Today, Dell announced that it will work with several of the world’s leading brands to develop what it describes as the world’s first commercial-scale, ocean-bound plastics supply chain. Companies like Adidas might quibble with that claim, but we see it as good news all around.

Beyond simply collecting plastic, this program includes an education program that seeks to heighten awareness about the dangers plastic impose on oceans and marine life. In addition, each company participating in this initiative, named NextWave, has pledged to reduce its plastic footprint while reducing or eliminating consumption of single-use and non-recyclable plastics.

Brands participating in NextWave include General Motors, Herman Miller, Interface and Trek Bikes. UN Environment and the NGO Lonely Whale are also participating in this initiative.

For Dell, this program builds upon the several years of work it has invested in creating more sustainable and recyclable packaging, as well as striving to achieve a more closed-loop system within its supply chain.

On its own web site, Dell has projected statistics that suggest over 86 million tons, or 5 trillion pieces of plastic, are currently in the world’s oceans. Estimates suggest about 8 million tons of plastic waste wash up in oceans – an amount that could increase to 150 million tons by 2025. By mid-century, there could be more plastics in the world’s oceans than fish.

The organizations coalescing around the NextWave initiative suggest that if their plan succeeds, they could prevent 3 million pounds of plastics from entering the oceans by 2023 – the equivalent of eliminating 66 million water bottles from ending up at sea. That is a relatively small drop in the morass of ocean plastic that is ruining oceans, but if similar efforts can continue to launch worldwide, marine ecosystems may actually stand a chance in the long run.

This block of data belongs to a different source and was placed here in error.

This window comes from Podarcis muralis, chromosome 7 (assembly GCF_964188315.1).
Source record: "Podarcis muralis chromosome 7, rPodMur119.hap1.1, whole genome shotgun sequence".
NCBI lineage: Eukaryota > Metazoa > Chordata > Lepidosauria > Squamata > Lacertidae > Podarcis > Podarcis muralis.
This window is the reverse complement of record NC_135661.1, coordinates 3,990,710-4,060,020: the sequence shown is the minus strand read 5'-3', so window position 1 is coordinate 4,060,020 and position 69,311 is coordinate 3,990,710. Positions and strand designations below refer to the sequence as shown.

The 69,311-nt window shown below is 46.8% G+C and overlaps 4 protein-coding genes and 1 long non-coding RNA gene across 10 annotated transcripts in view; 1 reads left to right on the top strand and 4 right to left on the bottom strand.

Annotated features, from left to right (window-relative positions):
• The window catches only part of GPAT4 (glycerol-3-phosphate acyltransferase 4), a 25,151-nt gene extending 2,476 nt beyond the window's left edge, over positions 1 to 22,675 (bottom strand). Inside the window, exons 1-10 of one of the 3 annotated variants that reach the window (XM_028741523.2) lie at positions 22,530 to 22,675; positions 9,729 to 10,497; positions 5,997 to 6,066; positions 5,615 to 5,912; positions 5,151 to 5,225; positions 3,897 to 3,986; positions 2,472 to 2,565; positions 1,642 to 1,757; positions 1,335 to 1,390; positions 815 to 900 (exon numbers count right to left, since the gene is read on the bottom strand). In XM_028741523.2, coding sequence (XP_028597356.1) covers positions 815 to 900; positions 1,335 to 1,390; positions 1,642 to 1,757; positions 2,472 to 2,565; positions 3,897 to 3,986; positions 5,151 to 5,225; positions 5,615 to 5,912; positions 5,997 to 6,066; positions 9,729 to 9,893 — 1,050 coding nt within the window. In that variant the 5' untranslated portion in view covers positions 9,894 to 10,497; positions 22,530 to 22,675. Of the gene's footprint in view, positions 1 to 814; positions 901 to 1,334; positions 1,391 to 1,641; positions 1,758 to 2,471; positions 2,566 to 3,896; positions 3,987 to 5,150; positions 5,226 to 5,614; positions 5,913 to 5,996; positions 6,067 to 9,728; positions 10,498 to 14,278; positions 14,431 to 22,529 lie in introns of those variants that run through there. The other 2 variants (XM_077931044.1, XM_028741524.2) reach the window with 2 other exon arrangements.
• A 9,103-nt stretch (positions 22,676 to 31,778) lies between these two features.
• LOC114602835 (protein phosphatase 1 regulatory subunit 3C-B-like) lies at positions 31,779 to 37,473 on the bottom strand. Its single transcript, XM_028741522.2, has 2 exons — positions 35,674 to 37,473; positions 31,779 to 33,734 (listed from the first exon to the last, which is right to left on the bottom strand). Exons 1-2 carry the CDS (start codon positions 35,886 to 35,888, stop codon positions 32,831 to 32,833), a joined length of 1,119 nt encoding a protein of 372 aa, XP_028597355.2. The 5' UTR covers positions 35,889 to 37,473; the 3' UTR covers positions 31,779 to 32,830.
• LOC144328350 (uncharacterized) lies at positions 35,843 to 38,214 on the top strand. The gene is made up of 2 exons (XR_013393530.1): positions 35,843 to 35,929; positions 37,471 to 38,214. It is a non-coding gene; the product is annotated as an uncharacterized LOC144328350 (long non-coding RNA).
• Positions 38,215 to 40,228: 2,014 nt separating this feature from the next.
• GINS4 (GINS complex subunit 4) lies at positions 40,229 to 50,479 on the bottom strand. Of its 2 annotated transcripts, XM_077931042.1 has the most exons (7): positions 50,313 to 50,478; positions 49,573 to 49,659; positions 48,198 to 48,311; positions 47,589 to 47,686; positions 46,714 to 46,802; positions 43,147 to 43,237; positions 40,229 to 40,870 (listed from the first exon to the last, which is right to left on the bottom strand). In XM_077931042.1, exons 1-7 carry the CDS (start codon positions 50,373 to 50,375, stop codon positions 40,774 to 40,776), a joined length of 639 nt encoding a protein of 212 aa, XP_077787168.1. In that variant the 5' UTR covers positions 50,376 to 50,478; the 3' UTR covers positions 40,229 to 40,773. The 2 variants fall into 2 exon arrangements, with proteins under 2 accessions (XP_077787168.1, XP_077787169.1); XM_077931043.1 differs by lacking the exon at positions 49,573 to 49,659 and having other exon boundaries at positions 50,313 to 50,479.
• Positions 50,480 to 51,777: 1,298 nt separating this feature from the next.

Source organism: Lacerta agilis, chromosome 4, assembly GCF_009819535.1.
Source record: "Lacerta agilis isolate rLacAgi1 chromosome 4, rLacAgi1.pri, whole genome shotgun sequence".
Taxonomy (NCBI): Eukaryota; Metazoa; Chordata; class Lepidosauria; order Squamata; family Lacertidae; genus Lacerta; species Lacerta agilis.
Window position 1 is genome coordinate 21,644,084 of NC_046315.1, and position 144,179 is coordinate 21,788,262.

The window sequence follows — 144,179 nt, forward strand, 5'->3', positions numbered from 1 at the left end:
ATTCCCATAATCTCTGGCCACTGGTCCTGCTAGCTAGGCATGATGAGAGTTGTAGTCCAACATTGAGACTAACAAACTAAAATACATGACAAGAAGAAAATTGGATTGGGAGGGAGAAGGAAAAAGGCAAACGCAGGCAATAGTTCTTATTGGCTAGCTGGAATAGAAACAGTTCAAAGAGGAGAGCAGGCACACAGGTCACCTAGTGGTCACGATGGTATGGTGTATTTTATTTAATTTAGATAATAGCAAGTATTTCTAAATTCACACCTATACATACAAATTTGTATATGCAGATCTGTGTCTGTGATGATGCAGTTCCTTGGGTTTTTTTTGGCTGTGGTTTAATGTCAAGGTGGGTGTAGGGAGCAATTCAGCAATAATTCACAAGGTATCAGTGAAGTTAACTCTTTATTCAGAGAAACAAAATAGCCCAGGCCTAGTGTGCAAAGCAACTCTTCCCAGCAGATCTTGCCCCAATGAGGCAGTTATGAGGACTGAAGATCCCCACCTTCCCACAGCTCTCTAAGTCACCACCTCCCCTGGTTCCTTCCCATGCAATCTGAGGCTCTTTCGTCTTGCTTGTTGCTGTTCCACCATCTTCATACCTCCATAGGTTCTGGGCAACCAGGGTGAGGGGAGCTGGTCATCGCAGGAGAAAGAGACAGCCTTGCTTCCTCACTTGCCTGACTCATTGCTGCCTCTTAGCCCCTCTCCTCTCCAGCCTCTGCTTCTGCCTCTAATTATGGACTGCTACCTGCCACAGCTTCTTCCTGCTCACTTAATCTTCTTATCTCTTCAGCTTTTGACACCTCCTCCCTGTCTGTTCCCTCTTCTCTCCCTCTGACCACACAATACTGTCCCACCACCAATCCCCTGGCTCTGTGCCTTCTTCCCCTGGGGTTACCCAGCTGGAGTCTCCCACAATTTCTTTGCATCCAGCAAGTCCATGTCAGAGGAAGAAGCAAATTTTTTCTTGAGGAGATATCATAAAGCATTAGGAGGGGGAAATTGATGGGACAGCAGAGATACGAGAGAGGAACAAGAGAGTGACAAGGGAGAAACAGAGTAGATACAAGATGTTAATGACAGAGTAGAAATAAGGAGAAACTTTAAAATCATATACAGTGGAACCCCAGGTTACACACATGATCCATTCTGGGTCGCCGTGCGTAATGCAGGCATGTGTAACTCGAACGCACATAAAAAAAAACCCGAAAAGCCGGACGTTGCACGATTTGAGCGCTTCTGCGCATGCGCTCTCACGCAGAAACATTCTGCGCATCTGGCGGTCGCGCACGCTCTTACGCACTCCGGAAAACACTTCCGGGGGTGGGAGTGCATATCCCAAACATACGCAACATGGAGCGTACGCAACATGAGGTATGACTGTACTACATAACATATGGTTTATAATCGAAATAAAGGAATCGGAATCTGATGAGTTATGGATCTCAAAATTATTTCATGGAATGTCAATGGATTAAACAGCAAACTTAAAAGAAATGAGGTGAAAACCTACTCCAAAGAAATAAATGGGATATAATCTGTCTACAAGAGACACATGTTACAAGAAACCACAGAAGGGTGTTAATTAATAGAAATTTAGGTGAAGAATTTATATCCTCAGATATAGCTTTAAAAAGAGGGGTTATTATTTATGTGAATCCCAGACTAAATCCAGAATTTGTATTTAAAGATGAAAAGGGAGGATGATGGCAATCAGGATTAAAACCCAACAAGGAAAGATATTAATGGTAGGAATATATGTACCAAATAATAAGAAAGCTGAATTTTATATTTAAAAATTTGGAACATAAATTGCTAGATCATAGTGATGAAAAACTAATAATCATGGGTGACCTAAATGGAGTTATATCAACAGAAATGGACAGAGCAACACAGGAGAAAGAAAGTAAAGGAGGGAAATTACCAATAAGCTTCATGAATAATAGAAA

Dell says the origin of this program lies into the relationship it developed with Lonely Whale back in 2015. That partnership eventually led to an ocean plastics recycling program the company started in February. For that pilot project, salvaged ocean plastic has been blended with other recycled plastic resins to mold trays used for shipping. The company concluded that during 2017, this program will prevent 16,000 pounds of plastic from entering oceans.

These programs are additional steps Dell says is it taking with a goal to only use 100 percent sustainable packaging by 2020. According to the company, Dell is the only computer hardware manufacturer to offer computers and monitors made out of both recycled e-waste plastics and carbon fiber.

The organizations participating in NextWave insist their cooperation can help move industry closer to a circular economy.

“I am so proud to see our partnership with Dell continue to grow and inspire companies across industries to use their capabilities to address ocean health,” said Adrian Grenier, founder of Lonely Whale. “This is no individual company’s problem; this impacts every human being and company, and it is incredible to see these industry leaders coming together.”

Image credit: Dell/Flickr

Published earlier today on Triple Pundit.

About The Author

Leon Kaye

Leon Kaye is the founder and editor of Based in California, he specializes in social media consulting and strategic communications. A journalist and writer since 2009, his work has appeared on Triple Pundit , The Guardian's Sustainable Business site and has appeared on Inhabitat and Earth911. His focus is making the business case for sustainability and corporate social responsibility. Areas of interest include the <a Middle East, sustainable development in The Balkans, Brazil and Korea. He was a new media journalism fellow at the International Reporting Project, for which he covered child survival in India during February 2013. Contact him at You can also reach out via Twitter (Leon Kaye) and Instagram (GreenGoPost). Since 2013, he has spent much of his time in Abu Dhabi, UAE, working with Masdar, the emirate's renewable energy company. He lives in Fresno, California.